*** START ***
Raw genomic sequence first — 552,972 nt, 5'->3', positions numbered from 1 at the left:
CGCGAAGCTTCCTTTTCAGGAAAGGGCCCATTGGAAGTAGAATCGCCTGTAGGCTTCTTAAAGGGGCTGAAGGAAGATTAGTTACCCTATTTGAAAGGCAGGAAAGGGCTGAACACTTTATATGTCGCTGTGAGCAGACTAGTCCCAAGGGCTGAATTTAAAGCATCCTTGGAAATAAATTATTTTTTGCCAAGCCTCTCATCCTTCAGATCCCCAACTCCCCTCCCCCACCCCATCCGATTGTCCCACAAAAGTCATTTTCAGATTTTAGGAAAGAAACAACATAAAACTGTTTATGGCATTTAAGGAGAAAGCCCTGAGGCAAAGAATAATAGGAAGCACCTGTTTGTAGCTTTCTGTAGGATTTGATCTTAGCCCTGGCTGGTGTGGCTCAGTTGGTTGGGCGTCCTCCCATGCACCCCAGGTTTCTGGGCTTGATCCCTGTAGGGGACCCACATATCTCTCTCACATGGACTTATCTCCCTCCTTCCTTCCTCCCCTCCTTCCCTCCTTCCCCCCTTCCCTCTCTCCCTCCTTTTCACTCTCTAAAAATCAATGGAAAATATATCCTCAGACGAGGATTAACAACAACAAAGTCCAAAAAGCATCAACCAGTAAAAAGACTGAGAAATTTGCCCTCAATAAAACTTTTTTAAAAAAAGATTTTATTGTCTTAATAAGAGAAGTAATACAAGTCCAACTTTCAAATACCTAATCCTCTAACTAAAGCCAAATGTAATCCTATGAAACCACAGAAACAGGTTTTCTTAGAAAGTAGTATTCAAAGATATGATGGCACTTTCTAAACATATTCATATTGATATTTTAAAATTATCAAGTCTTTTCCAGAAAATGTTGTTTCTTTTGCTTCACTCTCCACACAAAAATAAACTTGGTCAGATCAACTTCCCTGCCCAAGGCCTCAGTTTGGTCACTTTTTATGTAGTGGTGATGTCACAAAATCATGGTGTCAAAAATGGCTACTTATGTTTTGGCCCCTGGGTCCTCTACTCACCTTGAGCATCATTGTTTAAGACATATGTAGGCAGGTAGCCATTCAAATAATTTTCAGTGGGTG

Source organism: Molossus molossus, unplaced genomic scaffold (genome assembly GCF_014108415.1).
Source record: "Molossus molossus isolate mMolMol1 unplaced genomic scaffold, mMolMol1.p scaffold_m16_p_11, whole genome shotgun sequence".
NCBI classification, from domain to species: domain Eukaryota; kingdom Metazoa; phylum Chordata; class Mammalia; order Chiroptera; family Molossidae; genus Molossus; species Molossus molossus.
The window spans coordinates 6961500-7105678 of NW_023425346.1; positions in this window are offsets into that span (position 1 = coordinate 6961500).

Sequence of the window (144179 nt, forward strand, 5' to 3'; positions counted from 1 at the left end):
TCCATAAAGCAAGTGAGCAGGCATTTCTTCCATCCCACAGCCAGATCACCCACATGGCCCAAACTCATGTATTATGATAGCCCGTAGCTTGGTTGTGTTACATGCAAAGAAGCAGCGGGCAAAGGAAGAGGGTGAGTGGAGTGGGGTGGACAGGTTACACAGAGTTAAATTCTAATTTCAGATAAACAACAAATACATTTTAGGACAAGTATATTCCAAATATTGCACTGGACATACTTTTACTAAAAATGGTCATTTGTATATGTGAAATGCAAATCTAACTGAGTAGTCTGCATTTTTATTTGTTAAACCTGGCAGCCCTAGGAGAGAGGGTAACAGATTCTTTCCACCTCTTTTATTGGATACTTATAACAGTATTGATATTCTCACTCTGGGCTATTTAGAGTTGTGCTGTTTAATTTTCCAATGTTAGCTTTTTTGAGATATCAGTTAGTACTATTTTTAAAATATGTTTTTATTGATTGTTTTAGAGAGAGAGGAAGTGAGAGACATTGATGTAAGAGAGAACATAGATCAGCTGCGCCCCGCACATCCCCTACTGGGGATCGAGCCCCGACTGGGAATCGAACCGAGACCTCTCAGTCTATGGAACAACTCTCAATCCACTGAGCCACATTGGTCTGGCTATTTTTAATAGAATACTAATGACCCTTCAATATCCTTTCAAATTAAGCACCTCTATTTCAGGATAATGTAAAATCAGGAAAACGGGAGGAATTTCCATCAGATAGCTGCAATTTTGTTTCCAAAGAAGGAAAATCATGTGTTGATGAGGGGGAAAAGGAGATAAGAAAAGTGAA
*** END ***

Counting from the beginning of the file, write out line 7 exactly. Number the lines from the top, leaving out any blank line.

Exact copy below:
Sequence of the window (144179 nt, forward strand, 5' to 3'; positions counted from 1 at the left end):